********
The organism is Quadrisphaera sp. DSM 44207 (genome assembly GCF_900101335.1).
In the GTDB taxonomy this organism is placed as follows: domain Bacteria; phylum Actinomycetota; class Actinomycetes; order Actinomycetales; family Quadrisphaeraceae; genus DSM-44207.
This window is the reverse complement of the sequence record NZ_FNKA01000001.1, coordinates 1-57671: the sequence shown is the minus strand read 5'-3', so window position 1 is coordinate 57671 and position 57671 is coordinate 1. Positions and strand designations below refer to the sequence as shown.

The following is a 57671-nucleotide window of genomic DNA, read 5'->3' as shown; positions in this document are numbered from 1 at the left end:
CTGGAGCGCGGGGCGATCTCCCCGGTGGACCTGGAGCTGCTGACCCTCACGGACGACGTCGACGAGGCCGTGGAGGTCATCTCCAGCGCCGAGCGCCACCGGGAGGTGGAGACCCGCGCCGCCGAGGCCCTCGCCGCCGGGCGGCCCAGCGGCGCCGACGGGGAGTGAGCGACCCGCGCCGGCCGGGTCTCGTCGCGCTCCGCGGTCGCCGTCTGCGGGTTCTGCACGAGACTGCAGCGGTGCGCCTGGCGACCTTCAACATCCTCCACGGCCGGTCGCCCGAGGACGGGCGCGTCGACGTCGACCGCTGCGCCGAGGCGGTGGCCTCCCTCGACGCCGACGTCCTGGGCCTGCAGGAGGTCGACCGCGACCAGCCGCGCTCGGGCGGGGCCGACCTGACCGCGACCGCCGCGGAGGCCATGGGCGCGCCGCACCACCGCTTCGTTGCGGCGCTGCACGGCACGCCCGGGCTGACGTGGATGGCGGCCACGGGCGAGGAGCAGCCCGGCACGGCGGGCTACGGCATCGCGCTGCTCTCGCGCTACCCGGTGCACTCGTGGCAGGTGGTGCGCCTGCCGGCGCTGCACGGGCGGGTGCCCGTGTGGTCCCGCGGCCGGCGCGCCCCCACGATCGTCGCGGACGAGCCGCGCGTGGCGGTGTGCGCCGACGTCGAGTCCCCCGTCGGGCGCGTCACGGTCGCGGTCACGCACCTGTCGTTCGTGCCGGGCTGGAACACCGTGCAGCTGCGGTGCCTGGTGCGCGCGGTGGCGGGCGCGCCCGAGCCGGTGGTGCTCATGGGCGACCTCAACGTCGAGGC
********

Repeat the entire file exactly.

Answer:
The organism is Quadrisphaera sp. DSM 44207 (genome assembly GCF_900101335.1).
In the GTDB taxonomy this organism is placed as follows: domain Bacteria; phylum Actinomycetota; class Actinomycetes; order Actinomycetales; family Quadrisphaeraceae; genus DSM-44207.
This window is the reverse complement of the sequence record NZ_FNKA01000001.1, coordinates 1-57671: the sequence shown is the minus strand read 5'-3', so window position 1 is coordinate 57671 and position 57671 is coordinate 1. Positions and strand designations below refer to the sequence as shown.

The following is a 57671-nucleotide window of genomic DNA, read 5'->3' as shown; positions in this document are numbered from 1 at the left end:
CTGGAGCGCGGGGCGATCTCCCCGGTGGACCTGGAGCTGCTGACCCTCACGGACGACGTCGACGAGGCCGTGGAGGTCATCTCCAGCGCCGAGCGCCACCGGGAGGTGGAGACCCGCGCCGCCGAGGCCCTCGCCGCCGGGCGGCCCAGCGGCGCCGACGGGGAGTGAGCGACCCGCGCCGGCCGGGTCTCGTCGCGCTCCGCGGTCGCCGTCTGCGGGTTCTGCACGAGACTGCAGCGGTGCGCCTGGCGACCTTCAACATCCTCCACGGCCGGTCGCCCGAGGACGGGCGCGTCGACGTCGACCGCTGCGCCGAGGCGGTGGCCTCCCTCGACGCCGACGTCCTGGGCCTGCAGGAGGTCGACCGCGACCAGCCGCGCTCGGGCGGGGCCGACCTGACCGCGACCGCCGCGGAGGCCATGGGCGCGCCGCACCACCGCTTCGTTGCGGCGCTGCACGGCACGCCCGGGCTGACGTGGATGGCGGCCACGGGCGAGGAGCAGCCCGGCACGGCGGGCTACGGCATCGCGCTGCTCTCGCGCTACCCGGTGCACTCGTGGCAGGTGGTGCGCCTGCCGGCGCTGCACGGGCGGGTGCCCGTGTGGTCCCGCGGCCGGCGCGCCCCCACGATCGTCGCGGACGAGCCGCGCGTGGCGGTGTGCGCCGACGTCGAGTCCCCCGTCGGGCGCGTCACGGTCGCGGTCACGCACCTGTCGTTCGTGCCGGGCTGGAACACCGTGCAGCTGCGGTGCCTGGTGCGCGCGGTGGCGGGCGCGCCCGAGCCGGTGGTGCTCATGGGCGACCTCAACGTCGAGGC